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Update on the diagnosis and management of the autosomal dominant acute hepatic porphyrias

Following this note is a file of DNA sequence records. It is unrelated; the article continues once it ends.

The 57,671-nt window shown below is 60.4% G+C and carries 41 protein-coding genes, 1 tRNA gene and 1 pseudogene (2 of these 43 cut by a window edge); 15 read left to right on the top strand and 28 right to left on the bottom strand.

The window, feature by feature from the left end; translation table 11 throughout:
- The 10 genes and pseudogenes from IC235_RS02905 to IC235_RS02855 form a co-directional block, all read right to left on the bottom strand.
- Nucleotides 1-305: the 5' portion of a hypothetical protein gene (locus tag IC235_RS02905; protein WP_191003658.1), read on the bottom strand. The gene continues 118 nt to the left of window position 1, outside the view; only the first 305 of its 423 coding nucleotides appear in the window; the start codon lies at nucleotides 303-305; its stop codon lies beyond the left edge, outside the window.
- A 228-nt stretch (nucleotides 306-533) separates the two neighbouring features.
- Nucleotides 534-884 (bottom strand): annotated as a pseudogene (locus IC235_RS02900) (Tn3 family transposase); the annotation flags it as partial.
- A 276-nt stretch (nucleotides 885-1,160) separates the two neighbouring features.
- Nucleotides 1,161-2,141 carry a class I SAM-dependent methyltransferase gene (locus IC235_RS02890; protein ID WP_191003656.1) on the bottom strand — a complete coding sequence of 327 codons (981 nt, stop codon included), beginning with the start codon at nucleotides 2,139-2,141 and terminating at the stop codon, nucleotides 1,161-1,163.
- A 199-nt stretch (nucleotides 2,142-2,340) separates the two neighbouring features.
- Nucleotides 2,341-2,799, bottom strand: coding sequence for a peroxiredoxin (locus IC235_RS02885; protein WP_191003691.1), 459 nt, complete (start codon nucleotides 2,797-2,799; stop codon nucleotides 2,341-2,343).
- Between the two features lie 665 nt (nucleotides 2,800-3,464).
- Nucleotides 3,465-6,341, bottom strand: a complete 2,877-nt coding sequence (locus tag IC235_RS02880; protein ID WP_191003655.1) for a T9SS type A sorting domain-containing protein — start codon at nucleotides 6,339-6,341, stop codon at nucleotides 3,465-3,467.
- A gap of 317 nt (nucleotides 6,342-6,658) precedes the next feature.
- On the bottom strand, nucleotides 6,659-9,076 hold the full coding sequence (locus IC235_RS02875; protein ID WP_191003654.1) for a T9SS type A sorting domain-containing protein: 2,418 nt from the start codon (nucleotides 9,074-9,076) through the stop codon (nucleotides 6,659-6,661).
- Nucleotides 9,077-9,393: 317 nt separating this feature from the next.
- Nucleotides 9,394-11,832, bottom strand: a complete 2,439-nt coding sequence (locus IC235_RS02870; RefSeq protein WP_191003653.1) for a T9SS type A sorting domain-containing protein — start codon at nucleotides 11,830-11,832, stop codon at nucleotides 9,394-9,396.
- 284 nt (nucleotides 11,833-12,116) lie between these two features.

The autosomal dominant acute hepatic porphyrias (AHPs), acute intermittent porphyria, hereditary coproporphyria (HCP) and variegate porphyria (VP), are low penetrance adult onset disorders caused by partial deficiency of enzymes of haem biosynthesis. All are associated with acute neurovisceral attacks, which are a consequence of the increased hepatic demand for haem triggered by hormones, stress, drugs or systemic infections which leads to upregulation of the pathway and overproduction of haem precursors 5-aminolaevulinic acid (ALA) and porphobilinogen (PBG). Acute episodes are characterised by severe abdominal pain, nausea, vomiting, hyponatraemia, hypertension and tachycardia, behavioural disturbance and can progress to include seizures, peripheral motor neuropathy and posterior reversible encephalopathy syndrome if undiagnosed and untreated. VP and HCP may also present with photocutaneous skin lesions either alone or during acute symptoms. Diagnosis involves demonstrating increased excretion of PBG in urine. Treatment focuses on removing or managing triggers, supportive treatment and suppressing the hepatic haem pathway by administering human haemin. Chronic complications include hypertension, chronic kidney disease and hepatocellular carcinoma. A small proportion of symptomatic patients with AHP progress to repeated acute attacks which require preventative therapy. A new RNA interference therapy has recently been licensed and is likely to become the treatment of choice in this situation.


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